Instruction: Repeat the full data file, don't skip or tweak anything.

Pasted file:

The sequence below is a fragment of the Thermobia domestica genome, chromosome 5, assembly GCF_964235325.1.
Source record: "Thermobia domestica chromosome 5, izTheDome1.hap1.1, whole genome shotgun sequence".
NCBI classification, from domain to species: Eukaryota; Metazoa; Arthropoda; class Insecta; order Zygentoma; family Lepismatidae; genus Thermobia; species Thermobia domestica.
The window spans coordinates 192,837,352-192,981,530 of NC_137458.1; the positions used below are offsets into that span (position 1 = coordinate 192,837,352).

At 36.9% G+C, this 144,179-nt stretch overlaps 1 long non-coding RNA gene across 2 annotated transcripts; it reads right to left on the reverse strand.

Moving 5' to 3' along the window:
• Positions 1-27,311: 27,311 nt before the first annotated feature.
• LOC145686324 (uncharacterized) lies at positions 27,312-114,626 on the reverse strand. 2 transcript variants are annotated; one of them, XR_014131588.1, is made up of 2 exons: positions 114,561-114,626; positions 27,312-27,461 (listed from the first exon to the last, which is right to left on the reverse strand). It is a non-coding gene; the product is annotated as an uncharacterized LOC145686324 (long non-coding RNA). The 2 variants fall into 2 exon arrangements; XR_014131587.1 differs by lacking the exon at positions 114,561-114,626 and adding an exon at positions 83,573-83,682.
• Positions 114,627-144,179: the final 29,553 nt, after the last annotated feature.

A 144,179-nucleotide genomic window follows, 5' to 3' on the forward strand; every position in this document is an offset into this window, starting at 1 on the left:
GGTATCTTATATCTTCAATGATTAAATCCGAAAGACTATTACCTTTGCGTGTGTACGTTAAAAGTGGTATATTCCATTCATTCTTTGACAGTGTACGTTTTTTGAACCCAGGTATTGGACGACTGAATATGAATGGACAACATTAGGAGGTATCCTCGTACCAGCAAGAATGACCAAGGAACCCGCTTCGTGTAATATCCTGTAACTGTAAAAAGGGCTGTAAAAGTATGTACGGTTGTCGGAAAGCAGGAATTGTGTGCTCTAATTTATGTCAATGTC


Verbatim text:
The sequence below is a fragment of the Thermobia domestica genome, chromosome 5, assembly GCF_964235325.1.
Source record: "Thermobia domestica chromosome 5, izTheDome1.hap1.1, whole genome shotgun sequence".
NCBI classification, from domain to species: Eukaryota; Metazoa; Arthropoda; class Insecta; order Zygentoma; family Lepismatidae; genus Thermobia; species Thermobia domestica.
The window spans coordinates 192,837,352-192,981,530 of NC_137458.1; the positions used below are offsets into that span (position 1 = coordinate 192,837,352).

At 36.9% G+C, this 144,179-nt stretch overlaps 1 long non-coding RNA gene across 2 annotated transcripts; it reads right to left on the reverse strand.

Moving 5' to 3' along the window:
• Positions 1-27,311: 27,311 nt before the first annotated feature.
• LOC145686324 (uncharacterized) lies at positions 27,312-114,626 on the reverse strand. 2 transcript variants are annotated; one of them, XR_014131588.1, is made up of 2 exons: positions 114,561-114,626; positions 27,312-27,461 (listed from the first exon to the last, which is right to left on the reverse strand). It is a non-coding gene; the product is annotated as an uncharacterized LOC145686324 (long non-coding RNA). The 2 variants fall into 2 exon arrangements; XR_014131587.1 differs by lacking the exon at positions 114,561-114,626 and adding an exon at positions 83,573-83,682.
• Positions 114,627-144,179: the final 29,553 nt, after the last annotated feature.

A 144,179-nucleotide genomic window follows, 5' to 3' on the forward strand; every position in this document is an offset into this window, starting at 1 on the left:
GGTATCTTATATCTTCAATGATTAAATCCGAAAGACTATTACCTTTGCGTGTGTACGTTAAAAGTGGTATATTCCATTCATTCTTTGACAGTGTACGTTTTTTGAACCCAGGTATTGGACGACTGAATATGAATGGACAACATTAGGAGGTATCCTCGTACCAGCAAGAATGACCAAGGAACCCGCTTCGTGTAATATCCTGTAACTGTAAAAAGGGCTGTAAAAGTATGTACGGTTGTCGGAAAGCAGGAATTGTGTGCTCTAATTTATGTCAATGTC